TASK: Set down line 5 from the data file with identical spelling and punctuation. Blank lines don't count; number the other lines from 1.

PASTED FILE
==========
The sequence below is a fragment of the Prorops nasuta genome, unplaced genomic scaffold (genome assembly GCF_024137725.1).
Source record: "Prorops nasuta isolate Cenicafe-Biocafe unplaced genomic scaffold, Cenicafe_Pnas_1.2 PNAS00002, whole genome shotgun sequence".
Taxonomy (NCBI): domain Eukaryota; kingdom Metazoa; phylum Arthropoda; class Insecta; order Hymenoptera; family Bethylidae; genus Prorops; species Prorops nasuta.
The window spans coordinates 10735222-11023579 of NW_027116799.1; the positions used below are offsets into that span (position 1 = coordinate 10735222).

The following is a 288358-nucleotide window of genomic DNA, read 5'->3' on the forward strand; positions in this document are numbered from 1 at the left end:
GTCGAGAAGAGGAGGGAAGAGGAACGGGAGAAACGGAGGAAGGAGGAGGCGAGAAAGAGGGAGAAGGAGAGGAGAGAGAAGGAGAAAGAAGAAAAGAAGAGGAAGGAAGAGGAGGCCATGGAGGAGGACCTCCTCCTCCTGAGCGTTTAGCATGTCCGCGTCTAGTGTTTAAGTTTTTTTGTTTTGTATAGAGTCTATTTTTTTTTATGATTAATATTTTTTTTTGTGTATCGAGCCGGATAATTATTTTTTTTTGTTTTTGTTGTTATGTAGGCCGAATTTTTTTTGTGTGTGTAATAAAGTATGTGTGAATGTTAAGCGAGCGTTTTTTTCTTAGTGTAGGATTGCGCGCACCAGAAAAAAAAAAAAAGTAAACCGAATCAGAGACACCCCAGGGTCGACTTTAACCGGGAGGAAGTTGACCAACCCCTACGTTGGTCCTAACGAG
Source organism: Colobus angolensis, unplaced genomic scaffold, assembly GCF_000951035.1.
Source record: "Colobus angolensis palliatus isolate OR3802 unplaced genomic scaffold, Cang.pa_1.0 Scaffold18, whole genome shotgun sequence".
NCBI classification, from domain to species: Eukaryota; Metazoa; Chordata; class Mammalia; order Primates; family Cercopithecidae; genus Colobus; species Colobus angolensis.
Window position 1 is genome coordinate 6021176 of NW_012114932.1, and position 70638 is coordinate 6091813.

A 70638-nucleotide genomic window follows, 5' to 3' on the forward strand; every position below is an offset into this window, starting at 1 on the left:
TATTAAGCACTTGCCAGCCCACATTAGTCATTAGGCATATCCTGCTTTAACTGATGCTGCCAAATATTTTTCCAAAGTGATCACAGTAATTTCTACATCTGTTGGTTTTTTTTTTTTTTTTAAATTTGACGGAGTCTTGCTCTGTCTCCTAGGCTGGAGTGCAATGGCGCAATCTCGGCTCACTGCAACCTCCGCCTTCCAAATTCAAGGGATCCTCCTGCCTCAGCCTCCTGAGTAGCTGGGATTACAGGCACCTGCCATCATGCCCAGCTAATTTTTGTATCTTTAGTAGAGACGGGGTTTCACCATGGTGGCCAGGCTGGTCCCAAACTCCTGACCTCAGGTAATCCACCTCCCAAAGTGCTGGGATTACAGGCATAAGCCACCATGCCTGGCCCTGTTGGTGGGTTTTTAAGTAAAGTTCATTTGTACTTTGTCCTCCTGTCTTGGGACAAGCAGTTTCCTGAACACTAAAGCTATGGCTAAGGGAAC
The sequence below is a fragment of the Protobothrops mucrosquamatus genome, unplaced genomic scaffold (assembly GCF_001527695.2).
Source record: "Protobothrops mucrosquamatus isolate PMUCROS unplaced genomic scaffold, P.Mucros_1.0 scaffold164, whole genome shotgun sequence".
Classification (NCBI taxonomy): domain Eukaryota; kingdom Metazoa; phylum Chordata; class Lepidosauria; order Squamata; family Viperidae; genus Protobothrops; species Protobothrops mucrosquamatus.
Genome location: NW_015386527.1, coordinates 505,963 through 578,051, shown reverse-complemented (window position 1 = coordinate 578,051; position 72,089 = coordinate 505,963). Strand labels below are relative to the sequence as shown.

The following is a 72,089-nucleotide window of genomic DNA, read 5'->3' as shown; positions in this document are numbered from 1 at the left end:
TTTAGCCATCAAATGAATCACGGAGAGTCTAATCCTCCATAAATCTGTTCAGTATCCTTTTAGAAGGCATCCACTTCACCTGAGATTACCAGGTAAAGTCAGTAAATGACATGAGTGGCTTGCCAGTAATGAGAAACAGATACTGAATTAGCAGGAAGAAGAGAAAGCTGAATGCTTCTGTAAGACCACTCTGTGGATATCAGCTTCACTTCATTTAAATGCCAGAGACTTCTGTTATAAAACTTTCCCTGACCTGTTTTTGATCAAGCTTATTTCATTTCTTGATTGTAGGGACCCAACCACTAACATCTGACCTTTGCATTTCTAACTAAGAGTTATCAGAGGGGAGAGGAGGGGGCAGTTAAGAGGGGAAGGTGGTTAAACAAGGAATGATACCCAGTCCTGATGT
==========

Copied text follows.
The following is a 288358-nucleotide window of genomic DNA, read 5'->3' on the forward strand; positions in this document are numbered from 1 at the left end: